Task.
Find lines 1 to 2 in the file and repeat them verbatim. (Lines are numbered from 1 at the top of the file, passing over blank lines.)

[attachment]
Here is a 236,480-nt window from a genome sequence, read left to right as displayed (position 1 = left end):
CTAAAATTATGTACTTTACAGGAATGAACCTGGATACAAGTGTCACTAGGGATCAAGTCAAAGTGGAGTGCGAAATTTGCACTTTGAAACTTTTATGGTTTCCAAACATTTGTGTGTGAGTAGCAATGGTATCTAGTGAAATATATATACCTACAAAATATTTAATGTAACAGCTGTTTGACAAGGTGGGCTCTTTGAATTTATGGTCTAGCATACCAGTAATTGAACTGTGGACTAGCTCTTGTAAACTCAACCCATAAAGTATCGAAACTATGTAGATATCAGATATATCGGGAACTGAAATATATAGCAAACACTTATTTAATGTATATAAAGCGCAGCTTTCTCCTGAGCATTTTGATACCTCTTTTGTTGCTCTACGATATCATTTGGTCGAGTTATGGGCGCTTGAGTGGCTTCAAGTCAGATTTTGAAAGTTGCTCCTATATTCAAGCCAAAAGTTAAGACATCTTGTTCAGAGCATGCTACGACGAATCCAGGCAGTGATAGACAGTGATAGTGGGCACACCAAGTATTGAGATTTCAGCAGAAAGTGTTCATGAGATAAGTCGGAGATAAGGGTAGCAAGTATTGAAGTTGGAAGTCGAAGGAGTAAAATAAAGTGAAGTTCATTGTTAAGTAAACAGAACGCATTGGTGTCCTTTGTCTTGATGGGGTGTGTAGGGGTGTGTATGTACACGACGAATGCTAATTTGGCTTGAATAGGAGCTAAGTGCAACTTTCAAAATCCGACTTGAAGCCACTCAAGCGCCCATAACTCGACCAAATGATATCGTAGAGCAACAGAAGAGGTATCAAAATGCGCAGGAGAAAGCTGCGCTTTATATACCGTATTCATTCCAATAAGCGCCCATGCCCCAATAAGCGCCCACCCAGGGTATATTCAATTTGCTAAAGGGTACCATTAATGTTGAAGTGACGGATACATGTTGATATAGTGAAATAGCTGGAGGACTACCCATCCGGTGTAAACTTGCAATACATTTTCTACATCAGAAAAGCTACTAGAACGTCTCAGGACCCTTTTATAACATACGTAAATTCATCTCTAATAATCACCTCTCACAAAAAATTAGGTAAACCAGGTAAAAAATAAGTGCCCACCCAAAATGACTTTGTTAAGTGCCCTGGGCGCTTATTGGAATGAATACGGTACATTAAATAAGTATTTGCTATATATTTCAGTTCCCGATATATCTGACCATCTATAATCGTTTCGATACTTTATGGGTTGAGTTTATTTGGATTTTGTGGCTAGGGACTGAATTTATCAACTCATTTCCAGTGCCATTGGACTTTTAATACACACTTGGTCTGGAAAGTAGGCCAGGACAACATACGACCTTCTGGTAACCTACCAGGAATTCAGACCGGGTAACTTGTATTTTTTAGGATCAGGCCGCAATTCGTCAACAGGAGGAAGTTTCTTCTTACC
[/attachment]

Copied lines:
Here is a 236,480-nt window from a genome sequence, read left to right as displayed (position 1 = left end):
CTAAAATTATGTACTTTACAGGAATGAACCTGGATACAAGTGTCACTAGGGATCAAGTCAAAGTGGAGTGCGAAATTTGCACTTTGAAACTTTTATGGTTTCCAAACATTTGTGTGTGAGTAGCAATGGTATCTAGTGAAATATATATACCTACAAAATATTTAATGTAACAGCTGTTTGACAAGGTGGGCTCTTTGAATTTATGGTCTAGCATACCAGTAATTGAACTGTGGACTAGCTCTTGTAAACTCAACCCATAAAGTATCGAAACTATGTAGATATCAGATATATCGGGAACTGAAATATATAGCAAACACTTATTTAATGTATATAAAGCGCAGCTTTCTCCTGAGCATTTTGATACCTCTTTTGTTGCTCTACGATATCATTTGGTCGAGTTATGGGCGCTTGAGTGGCTTCAAGTCAGATTTTGAAAGTTGCTCCTATATTCAAGCCAAAAGTTAAGACATCTTGTTCAGAGCATGCTACGACGAATCCAGGCAGTGATAGACAGTGATAGTGGGCACACCAAGTATTGAGATTTCAGCAGAAAGTGTTCATGAGATAAGTCGGAGATAAGGGTAGCAAGTATTGAAGTTGGAAGTCGAAGGAGTAAAATAAAGTGAAGTTCATTGTTAAGTAAACAGAACGCATTGGTGTCCTTTGTCTTGATGGGGTGTGTAGGGGTGTGTATGTACACGACGAATGCTAATTTGGCTTGAATAGGAGCTAAGTGCAACTTTCAAAATCCGACTTGAAGCCACTCAAGCGCCCATAACTCGACCAAATGATATCGTAGAGCAACAGAAGAGGTATCAAAATGCGCAGGAGAAAGCTGCGCTTTATATACCGTATTCATTCCAATAAGCGCCCATGCCCCAATAAGCGCCCACCCAGGGTATATTCAATTTGCTAAAGGGTACCATTAATGTTGAAGTGACGGATACATGTTGATATAGTGAAATAGCTGGAGGACTACCCATCCGGTGTAAACTTGCAATACATTTTCTACATCAGAAAAGCTACTAGAACGTCTCAGGACCCTTTTATAACATACGTAAATTCATCTCTAATAATCACCTCTCACAAAAAATTAGGTAAACCAGGTAAAAAATAAGTGCCCACCCAAAATGACTTTGTTAAGTGCCCTGGGCGCTTATTGGAATGAATACGGTACATTAAATAAGTATTTGCTATATATTTCAGTTCCCGATATATCTGACCATCTATAATCGTTTCGATACTTTATGGGTTGAGTTTATTTGGATTTTGTGGCTAGGGACTGAATTTATCAACTCATTTCCAGTGCCATTGGACTTTTAATACACACTTGGTCTGGAAAGTAGGCCAGGACAACATACGACCTTCTGGTAACCTACCAGGAATTCAGACCGGGTAACTTGTATTTTTTAGGATCAGGCCGCAATTCGTCAACAGGAGGAAGTTTCTTCTTACC